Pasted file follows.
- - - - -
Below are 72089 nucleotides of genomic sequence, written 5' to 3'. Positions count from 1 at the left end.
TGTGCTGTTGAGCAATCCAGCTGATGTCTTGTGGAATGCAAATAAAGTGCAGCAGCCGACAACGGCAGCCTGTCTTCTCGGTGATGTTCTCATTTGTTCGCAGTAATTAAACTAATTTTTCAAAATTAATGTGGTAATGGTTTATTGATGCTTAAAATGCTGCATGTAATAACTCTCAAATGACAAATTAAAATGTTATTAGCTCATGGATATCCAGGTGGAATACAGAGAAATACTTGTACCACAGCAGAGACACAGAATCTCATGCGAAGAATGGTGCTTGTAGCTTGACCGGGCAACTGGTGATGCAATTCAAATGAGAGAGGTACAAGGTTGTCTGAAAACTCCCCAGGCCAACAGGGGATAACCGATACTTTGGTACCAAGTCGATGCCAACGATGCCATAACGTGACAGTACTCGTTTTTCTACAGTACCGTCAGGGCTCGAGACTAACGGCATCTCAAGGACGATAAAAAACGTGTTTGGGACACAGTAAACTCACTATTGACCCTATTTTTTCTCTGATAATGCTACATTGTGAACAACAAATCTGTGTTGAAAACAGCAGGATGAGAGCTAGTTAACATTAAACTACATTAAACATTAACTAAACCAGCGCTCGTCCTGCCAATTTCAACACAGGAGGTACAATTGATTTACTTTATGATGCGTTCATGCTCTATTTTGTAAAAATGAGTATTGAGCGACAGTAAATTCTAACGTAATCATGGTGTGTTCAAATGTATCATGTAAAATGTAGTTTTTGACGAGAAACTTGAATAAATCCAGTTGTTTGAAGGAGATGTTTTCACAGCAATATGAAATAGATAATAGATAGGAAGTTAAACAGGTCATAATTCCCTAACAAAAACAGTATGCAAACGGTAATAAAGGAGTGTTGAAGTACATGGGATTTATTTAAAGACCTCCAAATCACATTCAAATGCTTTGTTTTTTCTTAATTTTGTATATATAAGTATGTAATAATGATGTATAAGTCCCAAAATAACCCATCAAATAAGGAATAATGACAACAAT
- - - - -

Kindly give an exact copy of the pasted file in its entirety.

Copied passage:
Below are 72089 nucleotides of genomic sequence, written 5' to 3'. Positions count from 1 at the left end.
TGTGCTGTTGAGCAATCCAGCTGATGTCTTGTGGAATGCAAATAAAGTGCAGCAGCCGACAACGGCAGCCTGTCTTCTCGGTGATGTTCTCATTTGTTCGCAGTAATTAAACTAATTTTTCAAAATTAATGTGGTAATGGTTTATTGATGCTTAAAATGCTGCATGTAATAACTCTCAAATGACAAATTAAAATGTTATTAGCTCATGGATATCCAGGTGGAATACAGAGAAATACTTGTACCACAGCAGAGACACAGAATCTCATGCGAAGAATGGTGCTTGTAGCTTGACCGGGCAACTGGTGATGCAATTCAAATGAGAGAGGTACAAGGTTGTCTGAAAACTCCCCAGGCCAACAGGGGATAACCGATACTTTGGTACCAAGTCGATGCCAACGATGCCATAACGTGACAGTACTCGTTTTTCTACAGTACCGTCAGGGCTCGAGACTAACGGCATCTCAAGGACGATAAAAAACGTGTTTGGGACACAGTAAACTCACTATTGACCCTATTTTTTCTCTGATAATGCTACATTGTGAACAACAAATCTGTGTTGAAAACAGCAGGATGAGAGCTAGTTAACATTAAACTACATTAAACATTAACTAAACCAGCGCTCGTCCTGCCAATTTCAACACAGGAGGTACAATTGATTTACTTTATGATGCGTTCATGCTCTATTTTGTAAAAATGAGTATTGAGCGACAGTAAATTCTAACGTAATCATGGTGTGTTCAAATGTATCATGTAAAATGTAGTTTTTGACGAGAAACTTGAATAAATCCAGTTGTTTGAAGGAGATGTTTTCACAGCAATATGAAATAGATAATAGATAGGAAGTTAAACAGGTCATAATTCCCTAACAAAAACAGTATGCAAACGGTAATAAAGGAGTGTTGAAGTACATGGGATTTATTTAAAGACCTCCAAATCACATTCAAATGCTTTGTTTTTTCTTAATTTTGTATATATAAGTATGTAATAATGATGTATAAGTCCCAAAATAACCCATCAAATAAGGAATAATGACAACAAT